w and b are then estimated by minimizing the cost function Jε (w, ξ, ξ) defined by

The constraints are given as follows:

ξi and are positive slack variables. C is a positive real constant [31, 5659].

In this study, a support vector model was designed by using five input and output parameters. The input variables were used as the amount of cement, the amount of silica fumes, the amount of carbon fiber, and the amount of aggregates and temperature. The model output variables were the compressive and flexural strengths of the carbon fiber-reinforced lightweight concrete. Several parameters are needed to be known for the SVR algorithm. Firstly, it should be determined by three parameters. The parameters are C, error insensitive zone (ε), and kernel specific parameters (γ) [56]. The optimal values of the parameters were obtained after several trials with these data. The optimal values of C, ε, and γ were 100, 1.1 × 10−6, and 0.9, respectively. Furthermore, data were divided by max values to normalize. 72 data were used for training. Besides, the other 72 data were randomly used as the test data set. The SVM results are given in Figures 19 and 20.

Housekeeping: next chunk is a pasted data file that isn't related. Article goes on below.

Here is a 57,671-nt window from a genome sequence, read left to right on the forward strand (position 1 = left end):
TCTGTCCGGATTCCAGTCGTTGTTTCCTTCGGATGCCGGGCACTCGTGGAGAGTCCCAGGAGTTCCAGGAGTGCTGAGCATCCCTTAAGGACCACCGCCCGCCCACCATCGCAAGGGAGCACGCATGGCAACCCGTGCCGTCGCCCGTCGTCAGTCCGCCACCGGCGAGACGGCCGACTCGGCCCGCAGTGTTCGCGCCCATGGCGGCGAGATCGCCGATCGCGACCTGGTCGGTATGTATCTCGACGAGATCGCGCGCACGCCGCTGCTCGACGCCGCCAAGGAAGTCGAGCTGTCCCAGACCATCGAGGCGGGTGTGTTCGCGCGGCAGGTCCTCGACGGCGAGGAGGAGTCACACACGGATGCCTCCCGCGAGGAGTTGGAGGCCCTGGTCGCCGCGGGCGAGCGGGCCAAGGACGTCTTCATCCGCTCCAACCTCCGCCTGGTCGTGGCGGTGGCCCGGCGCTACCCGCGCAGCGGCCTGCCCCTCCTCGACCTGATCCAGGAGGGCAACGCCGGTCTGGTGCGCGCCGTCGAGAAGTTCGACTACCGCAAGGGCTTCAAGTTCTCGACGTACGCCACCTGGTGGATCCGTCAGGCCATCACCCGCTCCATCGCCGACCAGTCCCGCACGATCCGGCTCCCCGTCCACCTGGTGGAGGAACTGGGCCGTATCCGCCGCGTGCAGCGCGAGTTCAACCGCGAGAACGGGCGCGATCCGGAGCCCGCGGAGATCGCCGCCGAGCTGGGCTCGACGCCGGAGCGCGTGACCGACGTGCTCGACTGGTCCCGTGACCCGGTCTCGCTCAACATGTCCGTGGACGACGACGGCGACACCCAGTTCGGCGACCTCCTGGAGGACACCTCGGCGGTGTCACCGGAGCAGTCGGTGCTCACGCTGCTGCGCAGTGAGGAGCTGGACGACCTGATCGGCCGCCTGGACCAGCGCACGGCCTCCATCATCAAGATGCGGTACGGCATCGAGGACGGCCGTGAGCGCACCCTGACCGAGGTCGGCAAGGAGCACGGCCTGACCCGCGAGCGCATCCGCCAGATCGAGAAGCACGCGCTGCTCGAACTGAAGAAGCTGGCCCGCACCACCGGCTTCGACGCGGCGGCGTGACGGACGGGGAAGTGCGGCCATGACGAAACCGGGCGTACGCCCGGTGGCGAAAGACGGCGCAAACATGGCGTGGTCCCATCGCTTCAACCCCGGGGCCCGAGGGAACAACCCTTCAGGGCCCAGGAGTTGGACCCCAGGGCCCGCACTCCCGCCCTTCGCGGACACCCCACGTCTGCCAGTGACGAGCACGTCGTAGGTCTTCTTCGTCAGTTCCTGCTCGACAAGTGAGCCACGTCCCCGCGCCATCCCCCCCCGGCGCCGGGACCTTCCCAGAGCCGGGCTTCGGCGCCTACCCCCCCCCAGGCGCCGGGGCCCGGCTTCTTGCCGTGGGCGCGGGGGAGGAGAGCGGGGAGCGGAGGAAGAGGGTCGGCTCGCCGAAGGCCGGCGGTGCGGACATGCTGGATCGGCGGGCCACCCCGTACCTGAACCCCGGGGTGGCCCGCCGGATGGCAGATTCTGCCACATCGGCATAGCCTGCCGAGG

Figure 19: Linear relationship between measured and predicted compressive strengths of support vector machine model.
Figure 20: Linear relationship between measured and predicted flexural strengths of support vector machine model.

It can be seen from Figures 19 and 20 that the support vector model has predicted the compressive and flexural strengths of carbon fiber-reinforced concrete exposed to the high temperature with an R2 of 0.9701 and 0.91602, respectively. Although the ANN model showed a good performance to estimate the compressive strength and flexural strength of carbon fiber-reinforced lightweight concrete exposed to the high temperature, it has a large number of controlling parameters. These parameters need to be optimum. This should be made an effort. The SVM model consists of three parameters [60]. It can be said that few parameters are easy to identify.

5. Conclusions